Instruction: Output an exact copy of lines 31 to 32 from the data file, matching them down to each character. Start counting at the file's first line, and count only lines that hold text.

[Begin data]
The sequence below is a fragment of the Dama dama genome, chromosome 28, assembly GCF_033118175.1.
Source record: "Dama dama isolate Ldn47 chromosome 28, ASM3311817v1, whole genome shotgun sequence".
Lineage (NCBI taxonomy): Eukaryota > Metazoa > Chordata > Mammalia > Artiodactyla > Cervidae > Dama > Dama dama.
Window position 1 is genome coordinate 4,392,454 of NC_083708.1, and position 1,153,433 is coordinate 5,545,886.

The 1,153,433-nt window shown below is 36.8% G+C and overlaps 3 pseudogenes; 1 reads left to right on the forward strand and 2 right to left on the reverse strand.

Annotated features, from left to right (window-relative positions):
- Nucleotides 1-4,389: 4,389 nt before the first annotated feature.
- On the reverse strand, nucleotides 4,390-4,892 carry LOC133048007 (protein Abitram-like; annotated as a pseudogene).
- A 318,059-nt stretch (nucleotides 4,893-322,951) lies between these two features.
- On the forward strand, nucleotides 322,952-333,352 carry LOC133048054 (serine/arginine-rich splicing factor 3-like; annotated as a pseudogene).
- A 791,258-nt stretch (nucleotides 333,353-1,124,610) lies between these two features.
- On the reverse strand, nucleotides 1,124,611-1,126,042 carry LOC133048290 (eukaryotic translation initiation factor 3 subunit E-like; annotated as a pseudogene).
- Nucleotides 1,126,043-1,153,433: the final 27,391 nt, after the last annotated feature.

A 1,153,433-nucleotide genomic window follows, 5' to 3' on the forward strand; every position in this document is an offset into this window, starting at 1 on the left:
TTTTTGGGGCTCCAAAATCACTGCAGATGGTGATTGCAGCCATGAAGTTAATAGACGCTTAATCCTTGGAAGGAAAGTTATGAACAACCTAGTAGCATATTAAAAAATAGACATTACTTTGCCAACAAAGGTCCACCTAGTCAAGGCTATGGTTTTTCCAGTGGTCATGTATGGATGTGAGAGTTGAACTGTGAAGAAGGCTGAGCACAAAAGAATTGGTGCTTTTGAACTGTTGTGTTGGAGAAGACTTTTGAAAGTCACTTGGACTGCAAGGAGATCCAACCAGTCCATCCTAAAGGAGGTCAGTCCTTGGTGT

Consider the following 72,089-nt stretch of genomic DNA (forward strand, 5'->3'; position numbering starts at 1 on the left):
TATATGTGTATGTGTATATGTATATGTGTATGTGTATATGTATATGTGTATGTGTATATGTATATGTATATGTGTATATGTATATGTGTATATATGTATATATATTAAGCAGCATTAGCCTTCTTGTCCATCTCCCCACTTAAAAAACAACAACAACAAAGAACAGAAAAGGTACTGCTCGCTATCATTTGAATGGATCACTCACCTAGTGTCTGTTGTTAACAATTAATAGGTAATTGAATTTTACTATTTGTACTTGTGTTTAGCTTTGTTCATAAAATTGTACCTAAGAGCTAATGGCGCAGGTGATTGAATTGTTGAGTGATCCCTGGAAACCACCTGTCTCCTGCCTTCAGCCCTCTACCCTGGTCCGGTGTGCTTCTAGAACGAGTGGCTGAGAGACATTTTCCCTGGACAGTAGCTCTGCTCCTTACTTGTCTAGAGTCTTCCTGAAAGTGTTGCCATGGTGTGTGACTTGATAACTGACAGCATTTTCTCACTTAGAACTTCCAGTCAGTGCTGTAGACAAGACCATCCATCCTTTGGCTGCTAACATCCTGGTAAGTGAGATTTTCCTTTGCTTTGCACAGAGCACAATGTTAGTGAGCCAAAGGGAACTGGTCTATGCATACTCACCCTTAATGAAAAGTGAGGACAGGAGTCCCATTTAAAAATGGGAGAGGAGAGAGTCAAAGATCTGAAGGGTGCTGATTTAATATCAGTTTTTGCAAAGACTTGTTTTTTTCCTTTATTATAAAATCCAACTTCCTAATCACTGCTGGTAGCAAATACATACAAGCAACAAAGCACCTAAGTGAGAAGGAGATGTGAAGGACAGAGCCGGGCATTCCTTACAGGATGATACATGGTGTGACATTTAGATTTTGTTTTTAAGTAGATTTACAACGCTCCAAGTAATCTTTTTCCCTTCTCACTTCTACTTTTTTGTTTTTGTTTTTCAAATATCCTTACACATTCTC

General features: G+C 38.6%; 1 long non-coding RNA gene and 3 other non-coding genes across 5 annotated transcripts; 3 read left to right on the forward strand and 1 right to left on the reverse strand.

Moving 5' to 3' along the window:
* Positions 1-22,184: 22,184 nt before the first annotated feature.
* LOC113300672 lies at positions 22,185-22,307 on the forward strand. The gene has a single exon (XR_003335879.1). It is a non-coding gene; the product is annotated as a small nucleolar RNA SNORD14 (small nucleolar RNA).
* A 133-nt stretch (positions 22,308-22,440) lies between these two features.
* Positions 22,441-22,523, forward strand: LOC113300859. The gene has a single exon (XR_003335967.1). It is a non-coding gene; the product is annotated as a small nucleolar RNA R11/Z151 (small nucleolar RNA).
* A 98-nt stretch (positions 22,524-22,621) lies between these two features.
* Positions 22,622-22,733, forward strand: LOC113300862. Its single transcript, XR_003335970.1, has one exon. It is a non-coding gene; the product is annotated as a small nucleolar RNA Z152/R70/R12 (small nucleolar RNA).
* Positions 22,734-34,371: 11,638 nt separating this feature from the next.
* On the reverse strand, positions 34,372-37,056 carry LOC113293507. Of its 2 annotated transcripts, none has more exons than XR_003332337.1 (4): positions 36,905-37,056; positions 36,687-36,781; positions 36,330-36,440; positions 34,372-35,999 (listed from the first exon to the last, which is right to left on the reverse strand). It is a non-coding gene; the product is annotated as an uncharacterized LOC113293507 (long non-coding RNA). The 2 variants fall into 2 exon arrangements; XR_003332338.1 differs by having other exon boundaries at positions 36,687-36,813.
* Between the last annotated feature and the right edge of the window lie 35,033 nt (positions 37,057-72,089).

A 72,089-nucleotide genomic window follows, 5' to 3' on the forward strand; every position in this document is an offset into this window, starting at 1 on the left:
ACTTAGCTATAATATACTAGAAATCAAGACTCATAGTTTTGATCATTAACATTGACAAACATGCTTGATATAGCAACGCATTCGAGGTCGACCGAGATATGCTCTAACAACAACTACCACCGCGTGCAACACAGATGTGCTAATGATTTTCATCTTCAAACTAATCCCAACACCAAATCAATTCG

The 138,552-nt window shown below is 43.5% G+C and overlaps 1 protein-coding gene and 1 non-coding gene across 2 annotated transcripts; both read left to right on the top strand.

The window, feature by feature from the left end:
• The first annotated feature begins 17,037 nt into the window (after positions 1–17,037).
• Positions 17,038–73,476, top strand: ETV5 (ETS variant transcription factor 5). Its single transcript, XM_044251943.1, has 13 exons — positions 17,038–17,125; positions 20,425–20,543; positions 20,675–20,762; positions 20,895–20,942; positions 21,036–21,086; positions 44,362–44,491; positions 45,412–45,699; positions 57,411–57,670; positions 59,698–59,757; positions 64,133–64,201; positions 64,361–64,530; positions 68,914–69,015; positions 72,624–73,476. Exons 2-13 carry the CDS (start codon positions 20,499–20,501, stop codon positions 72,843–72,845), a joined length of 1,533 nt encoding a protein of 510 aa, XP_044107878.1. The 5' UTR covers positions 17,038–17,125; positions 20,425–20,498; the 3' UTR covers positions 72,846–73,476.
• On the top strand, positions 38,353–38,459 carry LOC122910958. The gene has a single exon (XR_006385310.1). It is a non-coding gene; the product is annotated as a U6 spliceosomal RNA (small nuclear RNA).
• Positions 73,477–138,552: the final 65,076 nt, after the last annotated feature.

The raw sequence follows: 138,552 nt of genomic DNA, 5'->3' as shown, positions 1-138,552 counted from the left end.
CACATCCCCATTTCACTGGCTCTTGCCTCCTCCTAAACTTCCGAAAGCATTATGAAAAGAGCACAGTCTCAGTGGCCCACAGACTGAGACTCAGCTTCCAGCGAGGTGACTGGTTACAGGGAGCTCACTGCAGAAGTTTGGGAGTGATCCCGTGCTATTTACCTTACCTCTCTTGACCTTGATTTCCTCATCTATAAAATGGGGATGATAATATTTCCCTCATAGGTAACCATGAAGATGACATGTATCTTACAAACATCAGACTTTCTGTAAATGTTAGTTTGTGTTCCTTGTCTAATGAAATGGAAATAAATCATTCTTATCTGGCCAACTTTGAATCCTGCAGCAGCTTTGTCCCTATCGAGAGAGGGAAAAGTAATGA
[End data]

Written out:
The 138,552-nt window shown below is 43.5% G+C and overlaps 1 protein-coding gene and 1 non-coding gene across 2 annotated transcripts; both read left to right on the top strand.

The window, feature by feature from the left end: